Funding

All Romance Languages and Literatures PhD students are awarded 5-year fellowships that include a stipend, full tuition, and health insurance coverage. Students starting the program in 2017–18 will receive a stipend and teaching remuneration of $30,000 over 12 months.

The Division of the Humanities has additional information on the types of financial support available to doctoral students.

Teaching

Our graduate students are not required to teach during their first year, which gives them the freedom to focus on their course work. In the second and third years students first serve as language assistants, then take on increased responsibility as lecturers in the college's language program. In the fourth year, students have no teaching responsibilities, thereby allowing them to make progress on their dissertations. In the fifth year, students have the opportunity to serve as course assistants for our literature courses, and to teach an undergraduate literature course of their own design.

Additional teaching opportunities are available in the summer and after year five as a lecturer, language assistant, or course assistant. In order to be eligible, students must have completed the Department’s pedagogy seminar, finished any required coursework, and be making satisfactory progress on their dissertation.

Interdisciplinary Engagement

In addition to the primary field in French and Francophone Studies, all of our PhD students create an individual course of study in a secondary field, which can be in a second romance literature or in another discipline.  By defining their own path of study while acquiring a rigorous grounding in their chosen fields, students develop the skills and versatility necessary to adapt and succeed in an evolving profession. Secondary field tracks in Cinema and Media Studies and in Gender and Sexuality Studies have been developed.

Students may also choose to complete a dual degree program with Theater and Performance Studies (TAPS), or to apply to the Masters in Legal Studies (MLS) program. 

The University of Chicago’s graduate workshops are a hallmark of graduate study at this University. The Department is closely involved with several workshops, including Interdisciplinary Approaches to Modern France and the Francophone World, the Medieval Studies Workshop, and Western Mediterranean Culture. Many of our students participate in additional workshops. These workshops provide opportunities for interdisciplinary exchange among students and faculty across the University. PhD students participate in and coordinate these forums for sustained interdisciplinary exchange among students and faculty.

    International Exchange

    • The University of Chicago Paris Center. The University has its own dedicated Center in Paris located in the Parisian research hub between the Université de Paris Diderot and the Bibliothèque Nationale de France. The Center annually hosts a dozen graduate students from the University of Chicago, who work in close communication with faculty through the Research Residency Program, while also participating in the Center’s own graduate student workshops. The Center furthermore promotes scholarly collaboration with French academic institutions such as the Institut d’Études Politiques (Sciences Po); the University of Paris-IV (Sorbonne); the University of Paris-VI (Pierre et Marie Curie); the University of Paris- VII (Diderot); the University of Paris-IX (Dauphine); the University of Paris-X (Nanterre); and the École Normale Supérieure.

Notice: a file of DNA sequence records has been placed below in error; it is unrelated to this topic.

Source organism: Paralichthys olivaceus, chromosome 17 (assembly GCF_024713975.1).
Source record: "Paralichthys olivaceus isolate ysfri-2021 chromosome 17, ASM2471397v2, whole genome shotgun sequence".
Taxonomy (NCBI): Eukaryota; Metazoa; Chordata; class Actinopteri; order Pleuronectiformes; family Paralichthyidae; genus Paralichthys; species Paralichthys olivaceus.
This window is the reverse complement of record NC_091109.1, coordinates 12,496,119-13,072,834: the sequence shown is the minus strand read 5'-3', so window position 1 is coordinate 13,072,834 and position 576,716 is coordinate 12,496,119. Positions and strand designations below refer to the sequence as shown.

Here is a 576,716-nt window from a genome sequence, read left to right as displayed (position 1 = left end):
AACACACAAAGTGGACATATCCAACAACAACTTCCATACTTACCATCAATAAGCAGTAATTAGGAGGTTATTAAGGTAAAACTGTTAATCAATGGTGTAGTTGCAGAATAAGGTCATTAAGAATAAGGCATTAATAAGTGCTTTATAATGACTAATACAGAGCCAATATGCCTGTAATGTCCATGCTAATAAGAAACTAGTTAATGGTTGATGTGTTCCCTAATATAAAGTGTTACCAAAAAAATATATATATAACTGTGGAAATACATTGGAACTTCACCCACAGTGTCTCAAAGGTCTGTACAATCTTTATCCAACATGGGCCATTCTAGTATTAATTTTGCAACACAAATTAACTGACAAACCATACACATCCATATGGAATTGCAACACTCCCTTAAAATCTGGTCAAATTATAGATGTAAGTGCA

• École Normale Supérieure exchange program.  Each year the University sends two graduate students for fully funded year-long residences as visiting students at the ENS on the rue d’Ulm in Paris. 
    • Collège de France Exchange Fellowship. Each year, this program offers full funding for a graduate student to conduct doctoral research in Paris, providing a formal year-long affiliation with the Collège de France and its research assets.
    • The France Chicago Center. This University of Chicago-based interdisciplinary organization fosters ties between University students and researchers and their colleagues in France. The FCC organizes and sponsors conferences and colloquia, provides pre-dissertation and dissertation fellowships (including the Collège de France Exchange Fellowship) as well as travel grants for students, funds visiting faculty members from France, and organizes numerous lectures. 
    • Visiting Professors. We regularly invite distinguished visiting professors in French and Francophone studies to the University of Chicago to teach graduate seminars. In recent years these have included Vincent Descombes (EHESS), Françoise Lavocat (Sorbonne Nouvelle), Sylvain Menant (Paris Sorbonne), Patrick Dandrey (Paris Sorbonne), Frank Lestringant (Paris Sorbonne), Marielle Macé (CNRS), Sophie Rabau (Sorbonne Nouvelle). 
       

    Research Resources

    • ARTFL Project. The University of Chicago is home to North America’s largest collection of digitized French resources and makes for a premier center for work in the digital humanities. A longstanding collaboration with the French National Center for Scientific Research, ARTFL offers a select number of research assistantships for students wishing to develop skills in the area of digital humanities.
    • Montaigne Studies. Published since 1988 at the University of Chicago, the journal publishes scholarly articles on Montaigne and his thought. Students who specialize in the Renaissance may gain important professional experience at the journal as Assistant Editors. 
    • The University of Chicago Library. One of the largest research libraries in North America, with 12.6 million volumes in print and electronic form, the Library holds a vast collection of French and Francophone printed materials, manuscripts, rare books, journal holdings, databases and microfilm sets, and provides extensive support for developing personal research skills.